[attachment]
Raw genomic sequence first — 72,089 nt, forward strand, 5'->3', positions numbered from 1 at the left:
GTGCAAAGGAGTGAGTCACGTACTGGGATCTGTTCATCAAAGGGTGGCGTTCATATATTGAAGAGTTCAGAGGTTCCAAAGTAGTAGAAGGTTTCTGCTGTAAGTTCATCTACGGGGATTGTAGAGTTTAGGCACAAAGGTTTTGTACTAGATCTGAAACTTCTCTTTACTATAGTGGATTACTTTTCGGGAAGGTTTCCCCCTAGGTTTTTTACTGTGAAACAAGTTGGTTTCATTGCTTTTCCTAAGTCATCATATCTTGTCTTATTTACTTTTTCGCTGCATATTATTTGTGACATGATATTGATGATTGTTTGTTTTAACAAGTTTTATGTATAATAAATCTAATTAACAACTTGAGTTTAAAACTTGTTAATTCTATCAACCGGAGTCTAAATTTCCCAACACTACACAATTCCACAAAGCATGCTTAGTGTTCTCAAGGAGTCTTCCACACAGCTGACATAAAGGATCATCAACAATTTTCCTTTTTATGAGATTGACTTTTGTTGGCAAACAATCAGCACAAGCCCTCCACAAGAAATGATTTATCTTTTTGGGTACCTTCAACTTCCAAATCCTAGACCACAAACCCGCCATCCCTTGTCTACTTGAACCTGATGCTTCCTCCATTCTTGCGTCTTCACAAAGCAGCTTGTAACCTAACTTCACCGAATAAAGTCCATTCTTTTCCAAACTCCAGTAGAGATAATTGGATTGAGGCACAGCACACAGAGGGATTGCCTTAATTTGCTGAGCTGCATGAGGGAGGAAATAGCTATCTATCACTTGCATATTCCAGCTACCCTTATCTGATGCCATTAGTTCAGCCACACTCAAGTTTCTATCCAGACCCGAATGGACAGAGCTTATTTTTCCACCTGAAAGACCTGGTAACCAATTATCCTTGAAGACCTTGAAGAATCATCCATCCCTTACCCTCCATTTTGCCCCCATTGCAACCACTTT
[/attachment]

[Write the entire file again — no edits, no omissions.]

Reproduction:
Raw genomic sequence first — 72,089 nt, forward strand, 5'->3', positions numbered from 1 at the left:
GTGCAAAGGAGTGAGTCACGTACTGGGATCTGTTCATCAAAGGGTGGCGTTCATATATTGAAGAGTTCAGAGGTTCCAAAGTAGTAGAAGGTTTCTGCTGTAAGTTCATCTACGGGGATTGTAGAGTTTAGGCACAAAGGTTTTGTACTAGATCTGAAACTTCTCTTTACTATAGTGGATTACTTTTCGGGAAGGTTTCCCCCTAGGTTTTTTACTGTGAAACAAGTTGGTTTCATTGCTTTTCCTAAGTCATCATATCTTGTCTTATTTACTTTTTCGCTGCATATTATTTGTGACATGATATTGATGATTGTTTGTTTTAACAAGTTTTATGTATAATAAATCTAATTAACAACTTGAGTTTAAAACTTGTTAATTCTATCAACCGGAGTCTAAATTTCCCAACACTACACAATTCCACAAAGCATGCTTAGTGTTCTCAAGGAGTCTTCCACACAGCTGACATAAAGGATCATCAACAATTTTCCTTTTTATGAGATTGACTTTTGTTGGCAAACAATCAGCACAAGCCCTCCACAAGAAATGATTTATCTTTTTGGGTACCTTCAACTTCCAAATCCTAGACCACAAACCCGCCATCCCTTGTCTACTTGAACCTGATGCTTCCTCCATTCTTGCGTCTTCACAAAGCAGCTTGTAACCTAACTTCACCGAATAAAGTCCATTCTTTTCCAAACTCCAGTAGAGATAATTGGATTGAGGCACAGCACACAGAGGGATTGCCTTAATTTGCTGAGCTGCATGAGGGAGGAAATAGCTATCTATCACTTGCATATTCCAGCTACCCTTATCTGATGCCATTAGTTCAGCCACACTCAAGTTTCTATCCAGACCCGAATGGACAGAGCTTATTTTTCCACCTGAAAGACCTGGTAACCAATTATCCTTGAAGACCTTGAAGAATCATCCATCCCTTACCCTCCATTTTGCCCCCATTGCAACCACTTT